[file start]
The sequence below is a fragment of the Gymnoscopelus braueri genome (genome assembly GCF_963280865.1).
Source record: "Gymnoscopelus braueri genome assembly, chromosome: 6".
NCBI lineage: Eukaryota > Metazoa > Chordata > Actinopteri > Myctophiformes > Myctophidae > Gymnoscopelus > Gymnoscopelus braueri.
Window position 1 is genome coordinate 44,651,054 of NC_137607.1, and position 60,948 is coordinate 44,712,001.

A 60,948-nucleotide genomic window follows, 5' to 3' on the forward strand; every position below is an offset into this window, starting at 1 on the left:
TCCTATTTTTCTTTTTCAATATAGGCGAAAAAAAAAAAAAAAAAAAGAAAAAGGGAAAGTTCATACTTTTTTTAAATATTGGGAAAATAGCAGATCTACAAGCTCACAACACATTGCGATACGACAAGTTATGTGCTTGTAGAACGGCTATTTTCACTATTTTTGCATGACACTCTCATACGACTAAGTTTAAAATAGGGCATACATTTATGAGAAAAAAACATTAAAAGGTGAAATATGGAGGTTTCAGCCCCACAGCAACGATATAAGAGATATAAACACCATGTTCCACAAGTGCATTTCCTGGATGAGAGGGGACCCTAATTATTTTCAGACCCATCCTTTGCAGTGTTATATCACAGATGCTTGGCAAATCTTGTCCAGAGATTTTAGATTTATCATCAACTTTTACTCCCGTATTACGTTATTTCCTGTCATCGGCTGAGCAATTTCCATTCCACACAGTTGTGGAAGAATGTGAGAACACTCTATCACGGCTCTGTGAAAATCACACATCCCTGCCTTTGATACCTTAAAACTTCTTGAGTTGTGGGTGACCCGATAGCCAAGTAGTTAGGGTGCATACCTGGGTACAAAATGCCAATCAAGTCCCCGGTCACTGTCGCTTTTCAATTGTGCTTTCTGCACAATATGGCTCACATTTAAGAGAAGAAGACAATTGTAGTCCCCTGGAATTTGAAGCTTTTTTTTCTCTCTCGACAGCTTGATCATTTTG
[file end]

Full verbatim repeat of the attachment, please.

The sequence below is a fragment of the Gymnoscopelus braueri genome (genome assembly GCF_963280865.1).
Source record: "Gymnoscopelus braueri genome assembly, chromosome: 6".
NCBI lineage: Eukaryota > Metazoa > Chordata > Actinopteri > Myctophiformes > Myctophidae > Gymnoscopelus > Gymnoscopelus braueri.
Window position 1 is genome coordinate 44,651,054 of NC_137607.1, and position 60,948 is coordinate 44,712,001.

A 60,948-nucleotide genomic window follows, 5' to 3' on the forward strand; every position below is an offset into this window, starting at 1 on the left:
TCCTATTTTTCTTTTTCAATATAGGCGAAAAAAAAAAAAAAAAAAAGAAAAAGGGAAAGTTCATACTTTTTTTAAATATTGGGAAAATAGCAGATCTACAAGCTCACAACACATTGCGATACGACAAGTTATGTGCTTGTAGAACGGCTATTTTCACTATTTTTGCATGACACTCTCATACGACTAAGTTTAAAATAGGGCATACATTTATGAGAAAAAAACATTAAAAGGTGAAATATGGAGGTTTCAGCCCCACAGCAACGATATAAGAGATATAAACACCATGTTCCACAAGTGCATTTCCTGGATGAGAGGGGACCCTAATTATTTTCAGACCCATCCTTTGCAGTGTTATATCACAGATGCTTGGCAAATCTTGTCCAGAGATTTTAGATTTATCATCAACTTTTACTCCCGTATTACGTTATTTCCTGTCATCGGCTGAGCAATTTCCATTCCACACAGTTGTGGAAGAATGTGAGAACACTCTATCACGGCTCTGTGAAAATCACACATCCCTGCCTTTGATACCTTAAAACTTCTTGAGTTGTGGGTGACCCGATAGCCAAGTAGTTAGGGTGCATACCTGGGTACAAAATGCCAATCAAGTCCCCGGTCACTGTCGCTTTTCAATTGTGCTTTCTGCACAATATGGCTCACATTTAAGAGAAGAAGACAATTGTAGTCCCCTGGAATTTGAAGCTTTTTTTTCTCTCTCGACAGCTTGATCATTTTG